Dear IEinV Followers,
I know that many of you are US and foreign higher education colleagues because of the feedback I receive. Included among the “others” are some government friends and competitors. The latter drop by to see what I’m up to and to see what (free) information they can glean from my posts for their own businesses.
So why do I occasionally provide information that can be classified as “market intelligence”? The reason is simple. It’s an opportunity to talk about two of my favorite topics, international education and Vietnam. It’s also a chance to assist those colleagues who have a personal and/or professional interest in Vietnam by sharing information and, occasionally, commentary about such information, with them. The others are along for the ride. The more the merrier, in my opinion!
Innovation Over Imitation
To those competitors who choose imitation over innovation, and that’s a fairly long and growing list, unfortunately, I have two reading recommendations. The first is an article I wrote last December for University World News (UWN) entitled Walking the walk – Ethical agency-based recruitment (Vietnamese translation) The second is an article to which I refer in the UWN piece, Why copycats are the best thing to happen to your company, written by Brian Wong, CEO and co-founder of Kiip, a mobile rewards network based in San Francisco.
Here’s one of the “money quotes” that I commend to you:
In Silicon Valley, the reward for trailblazing with true innovation is often a trail of “copycat” businesses following closely behind, seeking to profit from your idea. Sometimes the copycat is dead on arrival (see: too many examples to list here). Sometimes it pays to be the copycat (see: Germany’s infamous Samwer brothers). And sometimes the copycat goes to court (see: Samsung).
As someone who has had this happen multiple times to my company, I am no stranger to this form of “innovation.” But those experiences have helped me look at this much-maligned trend in a new light and shaped an opinion that many will likely disagree with – copycat businesses should be welcomed. Embraced, even. After all, what is a copycat business other than evidence that you’ve created a solution that taps into and services a real need?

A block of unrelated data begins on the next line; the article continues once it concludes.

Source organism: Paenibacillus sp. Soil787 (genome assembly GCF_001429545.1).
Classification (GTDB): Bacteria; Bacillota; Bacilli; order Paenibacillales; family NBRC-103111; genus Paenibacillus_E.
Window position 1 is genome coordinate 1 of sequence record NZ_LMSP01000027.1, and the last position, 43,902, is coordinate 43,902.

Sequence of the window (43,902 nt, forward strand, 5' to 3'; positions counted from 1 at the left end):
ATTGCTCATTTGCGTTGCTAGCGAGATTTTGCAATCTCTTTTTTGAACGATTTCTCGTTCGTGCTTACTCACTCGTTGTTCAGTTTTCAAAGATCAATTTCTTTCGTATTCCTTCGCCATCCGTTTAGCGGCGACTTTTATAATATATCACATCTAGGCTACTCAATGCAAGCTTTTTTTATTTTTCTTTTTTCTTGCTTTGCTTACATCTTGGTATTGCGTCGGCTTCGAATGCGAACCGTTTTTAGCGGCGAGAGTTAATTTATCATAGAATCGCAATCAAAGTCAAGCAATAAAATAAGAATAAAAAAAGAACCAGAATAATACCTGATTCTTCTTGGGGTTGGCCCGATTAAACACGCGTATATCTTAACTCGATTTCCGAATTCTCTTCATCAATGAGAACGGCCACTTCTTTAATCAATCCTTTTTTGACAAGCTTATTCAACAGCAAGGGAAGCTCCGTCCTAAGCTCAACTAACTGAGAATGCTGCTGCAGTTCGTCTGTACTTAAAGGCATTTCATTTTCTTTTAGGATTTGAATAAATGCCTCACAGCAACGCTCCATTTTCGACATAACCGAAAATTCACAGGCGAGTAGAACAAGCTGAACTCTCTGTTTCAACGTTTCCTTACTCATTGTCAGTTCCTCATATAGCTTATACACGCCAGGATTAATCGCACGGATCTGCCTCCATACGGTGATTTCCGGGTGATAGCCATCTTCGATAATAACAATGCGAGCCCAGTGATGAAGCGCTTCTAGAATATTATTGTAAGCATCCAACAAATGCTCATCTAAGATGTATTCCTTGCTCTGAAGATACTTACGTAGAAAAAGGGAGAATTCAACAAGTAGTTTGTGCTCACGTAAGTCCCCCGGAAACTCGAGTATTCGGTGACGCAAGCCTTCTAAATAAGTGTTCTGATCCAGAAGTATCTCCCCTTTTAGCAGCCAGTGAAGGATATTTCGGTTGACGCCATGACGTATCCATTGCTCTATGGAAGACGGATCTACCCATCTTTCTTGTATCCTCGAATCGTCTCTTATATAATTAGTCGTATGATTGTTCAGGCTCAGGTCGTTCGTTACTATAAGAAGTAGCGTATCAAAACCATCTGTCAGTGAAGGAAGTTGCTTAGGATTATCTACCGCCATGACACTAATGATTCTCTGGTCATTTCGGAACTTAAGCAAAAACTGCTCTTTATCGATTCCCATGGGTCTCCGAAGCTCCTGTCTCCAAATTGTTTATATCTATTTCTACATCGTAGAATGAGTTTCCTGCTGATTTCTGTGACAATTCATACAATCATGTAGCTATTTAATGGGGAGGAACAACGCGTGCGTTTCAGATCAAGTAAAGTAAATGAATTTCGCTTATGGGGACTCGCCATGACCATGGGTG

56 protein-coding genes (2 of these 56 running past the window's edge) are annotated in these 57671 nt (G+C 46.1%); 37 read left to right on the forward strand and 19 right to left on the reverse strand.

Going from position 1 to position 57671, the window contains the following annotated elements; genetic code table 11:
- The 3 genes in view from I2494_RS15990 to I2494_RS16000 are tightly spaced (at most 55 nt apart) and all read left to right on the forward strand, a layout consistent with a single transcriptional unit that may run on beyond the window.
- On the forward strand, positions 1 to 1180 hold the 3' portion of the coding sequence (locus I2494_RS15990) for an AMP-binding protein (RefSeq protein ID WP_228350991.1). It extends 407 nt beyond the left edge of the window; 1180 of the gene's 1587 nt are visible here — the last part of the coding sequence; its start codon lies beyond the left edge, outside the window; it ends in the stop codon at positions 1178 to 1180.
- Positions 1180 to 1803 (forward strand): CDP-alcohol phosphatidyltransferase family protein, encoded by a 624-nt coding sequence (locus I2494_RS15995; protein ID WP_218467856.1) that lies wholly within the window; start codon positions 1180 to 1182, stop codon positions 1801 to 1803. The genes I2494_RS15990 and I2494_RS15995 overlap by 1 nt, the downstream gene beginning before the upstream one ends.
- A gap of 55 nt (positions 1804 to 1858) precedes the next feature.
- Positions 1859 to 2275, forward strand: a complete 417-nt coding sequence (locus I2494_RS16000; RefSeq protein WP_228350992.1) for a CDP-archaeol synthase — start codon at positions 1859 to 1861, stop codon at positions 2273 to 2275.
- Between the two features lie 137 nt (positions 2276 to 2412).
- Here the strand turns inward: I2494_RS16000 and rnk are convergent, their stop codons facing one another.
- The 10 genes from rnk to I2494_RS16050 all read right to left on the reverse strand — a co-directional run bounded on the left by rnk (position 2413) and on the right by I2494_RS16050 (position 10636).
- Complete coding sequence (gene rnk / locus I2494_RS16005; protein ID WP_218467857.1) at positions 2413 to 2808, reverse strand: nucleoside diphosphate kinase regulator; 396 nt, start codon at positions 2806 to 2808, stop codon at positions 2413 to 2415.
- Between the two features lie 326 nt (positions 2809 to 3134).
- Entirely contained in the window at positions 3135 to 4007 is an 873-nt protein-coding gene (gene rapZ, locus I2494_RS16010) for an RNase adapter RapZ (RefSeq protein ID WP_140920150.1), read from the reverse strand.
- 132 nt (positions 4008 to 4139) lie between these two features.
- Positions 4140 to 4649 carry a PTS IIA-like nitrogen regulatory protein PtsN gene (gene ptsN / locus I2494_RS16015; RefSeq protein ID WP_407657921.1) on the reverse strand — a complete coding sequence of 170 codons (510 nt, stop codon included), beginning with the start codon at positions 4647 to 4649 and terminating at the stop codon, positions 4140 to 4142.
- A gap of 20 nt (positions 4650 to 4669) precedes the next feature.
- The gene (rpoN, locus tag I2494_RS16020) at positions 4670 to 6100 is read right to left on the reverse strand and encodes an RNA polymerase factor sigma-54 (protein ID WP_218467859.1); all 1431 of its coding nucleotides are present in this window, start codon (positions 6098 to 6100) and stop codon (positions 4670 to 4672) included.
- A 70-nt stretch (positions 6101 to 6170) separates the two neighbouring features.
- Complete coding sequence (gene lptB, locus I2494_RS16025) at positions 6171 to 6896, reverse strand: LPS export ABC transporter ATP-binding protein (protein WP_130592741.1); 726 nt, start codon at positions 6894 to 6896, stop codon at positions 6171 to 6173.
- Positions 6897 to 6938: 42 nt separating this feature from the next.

Take Snapchat, the Valley’s darling du jour, which has set the precedent for disposable instant messaging. In late 2012, Facebook launched Facebook Poke, a messaging app possessing an eerily similar feature to Snapchat’s signature disappearing act. A year later, after Poke didn’t pan out, came the $3 billion offer. But Facebook actually ended up being its own worst enemy here. Their cloning attempt had the opposite effect on Snapchat – instead of feeling intimidated, it increased Snapchat’s confidence in what they’d built. They now knew that their DNA wasn’t just something others could transplant and call their own.
Only time will tell if they made the right move, but it underscores the importance of concentrating on the road ahead, not who’s lurking in your rear-view mirror. Copycats have no visibility into the inner workings of your company or what you have in store. No matter what, you’ll be ahead of the curve because they can only replicate what you show them. In this sense, objects in mirror are not closer than they appear – they’re months behind you. (my bold)
Keep Your Eyes on the Road Ahead
I’ve noticed this trend as it relates to Capstone Vietnam. Brian’s advice and mine? Keep your eyes firmly on the road ahead, ladies and gentlemen. Be a leader not a follower, an innovator not an imitator. Purge yourself of the copy/paste mentality that precludes creativity and will ultimately hold you back. Be a worthy competitor. Take your game to the next level – for the sake of your company, your clients, the industry and your country. It’s the right thing to do and it’s good business in the long run. Amen.
P.S.: Bonus – Jack Ma’s 3 tips to building a successful business (Vanessa Tan, Tech in Asia, 6.7.15), based on the KISS (Keep It Simple, Stupid) principle.